The bottom line: There will likely be something of a blue wave when the results start pouring in on Election Night, but anyone claiming it will be of tsunami size may prove to have been carried away.

     Email Thomas Elias at His book, "The Burzynski Breakthrough: The Most Promising Cancer Treatment and the Government’s Campaign to Squelch It," is now available in a soft cover fourth edition. For more Elias columns, go to




          The focus of the ongoing election, one where many voters already have ballots in hand, is primarily on President Donald Trump, from both his loyal supporters and his fervent opponents.

          Without Trump’s presence, there would be few threats to the current status quo in the state’s delegation to Congress, where 39 current members are Democrats and 14 Republicans. But Trump arouses such strong feelings that half the current GOP seats appear threatened this fall, even though his name is absent from official election materials. So there’s plenty of contrast in the congressional races, where Trump’s antagonists are working ferociously to weaken his support on Capitol Hill.

          One result is that a run for governor that might otherwise be central to voters draws relatively little attention.

          Yet, California’s governor is arguably the second most powerful political figure in America, with a bully pulpit and authority over a huge budget and bureaucracy. The governor and his appointees control utility prices, air quality, highway construction, state parks and much more.

          And the current race between Republican businessman John Cox and Democratic Lt. Gov. Gavin Newsom, a former San Francisco mayor and himself a businessman, offers as strong a contrast as any of the hot contests for Congress.

          For sure, the old saw that there’s “not a donut’s worth of difference” between political parties and their candidates does not apply this time.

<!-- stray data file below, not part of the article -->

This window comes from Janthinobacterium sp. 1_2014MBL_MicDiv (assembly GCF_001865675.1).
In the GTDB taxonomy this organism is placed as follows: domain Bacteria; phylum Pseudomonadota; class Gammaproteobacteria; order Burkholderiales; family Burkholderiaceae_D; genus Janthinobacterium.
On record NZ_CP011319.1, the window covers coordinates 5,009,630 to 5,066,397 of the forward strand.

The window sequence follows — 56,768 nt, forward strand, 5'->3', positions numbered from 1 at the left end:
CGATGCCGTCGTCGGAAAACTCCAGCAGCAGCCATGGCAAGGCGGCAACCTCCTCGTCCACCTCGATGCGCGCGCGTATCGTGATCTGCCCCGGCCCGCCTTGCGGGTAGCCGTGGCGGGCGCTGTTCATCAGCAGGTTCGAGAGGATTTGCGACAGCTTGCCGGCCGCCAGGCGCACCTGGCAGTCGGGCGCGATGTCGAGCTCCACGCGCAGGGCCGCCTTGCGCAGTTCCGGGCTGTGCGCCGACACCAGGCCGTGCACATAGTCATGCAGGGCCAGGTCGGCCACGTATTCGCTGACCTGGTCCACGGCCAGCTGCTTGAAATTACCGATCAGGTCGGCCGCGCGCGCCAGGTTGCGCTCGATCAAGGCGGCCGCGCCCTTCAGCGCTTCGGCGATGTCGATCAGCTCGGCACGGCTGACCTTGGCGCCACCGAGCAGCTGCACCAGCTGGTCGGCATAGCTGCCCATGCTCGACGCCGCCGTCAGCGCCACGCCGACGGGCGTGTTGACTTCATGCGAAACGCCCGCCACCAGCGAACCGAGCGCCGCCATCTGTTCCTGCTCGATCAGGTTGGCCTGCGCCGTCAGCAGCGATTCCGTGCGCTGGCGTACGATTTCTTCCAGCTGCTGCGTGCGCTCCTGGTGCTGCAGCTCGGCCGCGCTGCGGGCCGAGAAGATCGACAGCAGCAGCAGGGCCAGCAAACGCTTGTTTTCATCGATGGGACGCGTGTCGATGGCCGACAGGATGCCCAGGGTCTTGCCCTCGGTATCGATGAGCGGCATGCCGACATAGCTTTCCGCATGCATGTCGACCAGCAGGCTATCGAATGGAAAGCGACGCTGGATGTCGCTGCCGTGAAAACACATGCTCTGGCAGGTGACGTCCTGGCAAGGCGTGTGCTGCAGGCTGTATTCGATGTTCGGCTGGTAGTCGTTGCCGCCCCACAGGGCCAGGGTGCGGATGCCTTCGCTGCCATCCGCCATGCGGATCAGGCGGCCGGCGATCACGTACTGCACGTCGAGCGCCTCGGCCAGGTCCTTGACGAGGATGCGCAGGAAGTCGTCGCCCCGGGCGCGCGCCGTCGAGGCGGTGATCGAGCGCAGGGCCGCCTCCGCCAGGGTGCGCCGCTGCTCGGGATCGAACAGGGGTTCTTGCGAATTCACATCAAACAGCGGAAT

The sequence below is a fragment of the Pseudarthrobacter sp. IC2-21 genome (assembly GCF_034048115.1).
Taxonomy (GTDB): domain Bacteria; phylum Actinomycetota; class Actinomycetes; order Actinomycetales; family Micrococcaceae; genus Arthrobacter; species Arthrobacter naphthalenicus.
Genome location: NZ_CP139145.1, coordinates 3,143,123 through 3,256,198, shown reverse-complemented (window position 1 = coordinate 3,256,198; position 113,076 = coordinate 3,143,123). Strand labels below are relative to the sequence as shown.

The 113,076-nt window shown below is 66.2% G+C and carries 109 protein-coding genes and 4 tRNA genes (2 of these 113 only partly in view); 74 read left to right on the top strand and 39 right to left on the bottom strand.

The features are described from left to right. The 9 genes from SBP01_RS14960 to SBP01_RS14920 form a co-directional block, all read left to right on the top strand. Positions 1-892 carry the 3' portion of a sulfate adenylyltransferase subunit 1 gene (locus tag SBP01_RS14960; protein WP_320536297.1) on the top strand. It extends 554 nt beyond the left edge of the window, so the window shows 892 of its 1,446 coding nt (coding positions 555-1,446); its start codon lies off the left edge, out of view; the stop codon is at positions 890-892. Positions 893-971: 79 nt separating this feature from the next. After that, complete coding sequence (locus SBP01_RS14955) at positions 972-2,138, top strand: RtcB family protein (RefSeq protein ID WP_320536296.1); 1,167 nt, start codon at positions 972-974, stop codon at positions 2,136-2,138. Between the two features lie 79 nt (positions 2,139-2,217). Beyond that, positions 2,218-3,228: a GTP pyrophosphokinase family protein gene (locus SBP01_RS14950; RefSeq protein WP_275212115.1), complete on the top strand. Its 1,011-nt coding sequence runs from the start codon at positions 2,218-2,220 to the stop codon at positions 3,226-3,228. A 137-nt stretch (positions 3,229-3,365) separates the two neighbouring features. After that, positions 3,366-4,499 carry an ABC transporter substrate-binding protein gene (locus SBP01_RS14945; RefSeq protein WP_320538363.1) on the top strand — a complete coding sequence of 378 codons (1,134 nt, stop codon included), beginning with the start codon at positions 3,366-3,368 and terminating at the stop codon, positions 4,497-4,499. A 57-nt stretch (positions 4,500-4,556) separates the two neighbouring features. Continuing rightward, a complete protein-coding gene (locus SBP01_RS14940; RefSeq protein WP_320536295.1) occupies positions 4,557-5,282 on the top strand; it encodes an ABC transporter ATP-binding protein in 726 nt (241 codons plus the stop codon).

One example: Cox is one of the prime funders of Proposition 6, the initiative seeking to rid drivers of a 12 cent per gallon gasoline tax increase imposed mostly by Democratic state legislators last year. Newsom says the state needs the money, but Cox calls Caltrans grossly inefficient and maintains cutting waste would provide money do everything planned for the gas tax increase.

          Cox strongly supports Trump, who also has had a role in this race. The President’s endorsement of Cox before the June primary election was a big reason he won a spot in the current runoff election.

Newsom, meanwhile, promises to continue and possibly expand ongoing California policies that make it the single largest antagonist of Trump’s agenda on the environment, immigration and energy. Trump has attacked Newsom in tweets and speeches, causing Newsom to tweet back that “next time you call me and my policies out, have the guts to @ me and we can have a chat.”

          Then there’s the nonspecific Cox pledge to halt alleged waste at Caltrans, contrasting with Newsom’s call for widespread reforms in the state’s entire contract bidding process. Newsom sees entirely too many single-bid contracts being let by the state, which he says might be wasting billions of dollars.

          Cox firmly opposes the state’s ongoing High Speed Rail construction project, demanding its funds be redirected to improve roads, highways and “more efficient” transit projects, without specifying what that means. Newsom likes the bullet train, sees it as a way to make parts of the Central Valley into bedroom communities for industries in the San Francisco Bay and Los Angeles areas. He says fast trains could make now-torturous commutes routine, allowing workers access to home ownership at costs far below those in coastal counties.

          Newsom says the state’s biggest problem is income inequality, and hopes to relieve it somewhat via single-payer health insurance, among other tactics. Cox never mentions income inequality on the campaign trail or on his website, but says he can relieve much of the state’s poverty via “reform” of the California Environmental Quality Act.